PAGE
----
1. Now it’s time for the accounting and development team to go to work on the important details that donors and compliance expect. The jobs can be split between departments and even the tasks can be split into jr. and sr. experience levels, and potentially with AI help to make text readily available for cut/paste or extraction. This is how you scale for sure! Here is my procedure intended to be done by two people: a jr. admin to do the first pass and me to do the second pass.
  • Open the app on a desktop and click “Attribute”. I recommend the desktop for larger screen and keyboard work although I did this on my mobile, too, successfully. You’ll see a deposited item along with the payment image. 
  • Check the amount is right and enter the check date.
  • Capture the memo line or any other information that belongs in the description.
  • Use the payment and images to select account, primary contact, and any third party. These are all account lookups and you can create new ones if needed.
  • Use the envelope or inserts to try to assign a campaign. This is a lookup to existing campaigns.
  • You can uncheck the send receipt if you have reason to so that the receipt goes out when you click post. Or you can click update to update information but not finalize the item. Or you can skip.
  • Loop through the remaining deposited items.

This process seems to be as efficient as Gift Entry with the added benefits. Admittedly, some records may require more work… new donors set up, in honor and in memory roles added, discussions held about how to attribute or designate the funds, decisions about what proper date is to be used, etc. Sometimes we go update contacts to include spouses or add additional contact information that is in the contents that came with the payment. These can be addressed off-line or assigned as a task and followed-up in Salesforce right on the opportunity record itself. Items not yet posted, remain in the system as opportunities, but they don’t hold up the rest. We also aren’t forced by the process to make a guess that turns out wrong and later has to be untangled.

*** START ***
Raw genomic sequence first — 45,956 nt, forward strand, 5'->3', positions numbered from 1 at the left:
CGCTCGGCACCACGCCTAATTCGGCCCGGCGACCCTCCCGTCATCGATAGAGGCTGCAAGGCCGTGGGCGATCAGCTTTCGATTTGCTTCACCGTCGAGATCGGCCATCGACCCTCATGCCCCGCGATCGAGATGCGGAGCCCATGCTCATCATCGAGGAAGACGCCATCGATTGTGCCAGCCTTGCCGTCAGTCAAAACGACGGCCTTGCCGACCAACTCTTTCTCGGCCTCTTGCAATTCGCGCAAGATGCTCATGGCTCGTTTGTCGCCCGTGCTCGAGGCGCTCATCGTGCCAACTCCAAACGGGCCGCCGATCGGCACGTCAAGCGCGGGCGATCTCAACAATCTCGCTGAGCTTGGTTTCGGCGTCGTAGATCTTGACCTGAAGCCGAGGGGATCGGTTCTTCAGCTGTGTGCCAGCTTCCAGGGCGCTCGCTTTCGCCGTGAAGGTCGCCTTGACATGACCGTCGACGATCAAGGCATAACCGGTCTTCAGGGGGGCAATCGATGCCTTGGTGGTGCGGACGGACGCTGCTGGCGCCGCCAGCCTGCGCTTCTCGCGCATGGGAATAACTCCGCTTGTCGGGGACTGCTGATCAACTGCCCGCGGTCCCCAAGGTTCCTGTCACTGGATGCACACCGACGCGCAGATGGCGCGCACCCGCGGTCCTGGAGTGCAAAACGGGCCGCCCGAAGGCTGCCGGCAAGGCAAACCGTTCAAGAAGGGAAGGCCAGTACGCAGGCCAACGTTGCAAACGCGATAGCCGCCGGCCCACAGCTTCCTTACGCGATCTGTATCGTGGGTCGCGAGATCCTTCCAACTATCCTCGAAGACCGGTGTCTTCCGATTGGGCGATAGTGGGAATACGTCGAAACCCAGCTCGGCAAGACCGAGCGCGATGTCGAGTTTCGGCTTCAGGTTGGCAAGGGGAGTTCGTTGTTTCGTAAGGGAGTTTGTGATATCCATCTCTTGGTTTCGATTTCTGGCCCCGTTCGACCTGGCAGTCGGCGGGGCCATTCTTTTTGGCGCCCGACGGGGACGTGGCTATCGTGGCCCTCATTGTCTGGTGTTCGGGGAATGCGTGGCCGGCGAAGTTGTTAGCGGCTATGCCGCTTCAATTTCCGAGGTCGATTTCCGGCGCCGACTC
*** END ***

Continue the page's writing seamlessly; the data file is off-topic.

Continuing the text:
Is this faster than Gift Entry?… probably not on a good day. But on a bad day–and I admit that’s about half the time, the batch takes two hours because it has too many special payments or because I get distracted and make a mistake or omission. But it is close to the same speed, I think offers some advantages:

  • This stepwise method allows us to divide the job up between different functions and locations: mail room, receiving/opening, deposit, bookkeeper and dev team attribution. 
  • We can include more team members working at the jr. level, allowing for greater scale, efficiency and bandwidth, for time sharing, and or breaking the task down. 
  • We can involve members at the sr. level and from other departments when their experience is needed with a focused task on a single record with all the images to view. 
  • With field tracking turned on, we have a change log all along the way in Salesforce. You can see how each pass of the flow made changes and by whom as each item goes from receiving, opening, depositing, and attribution.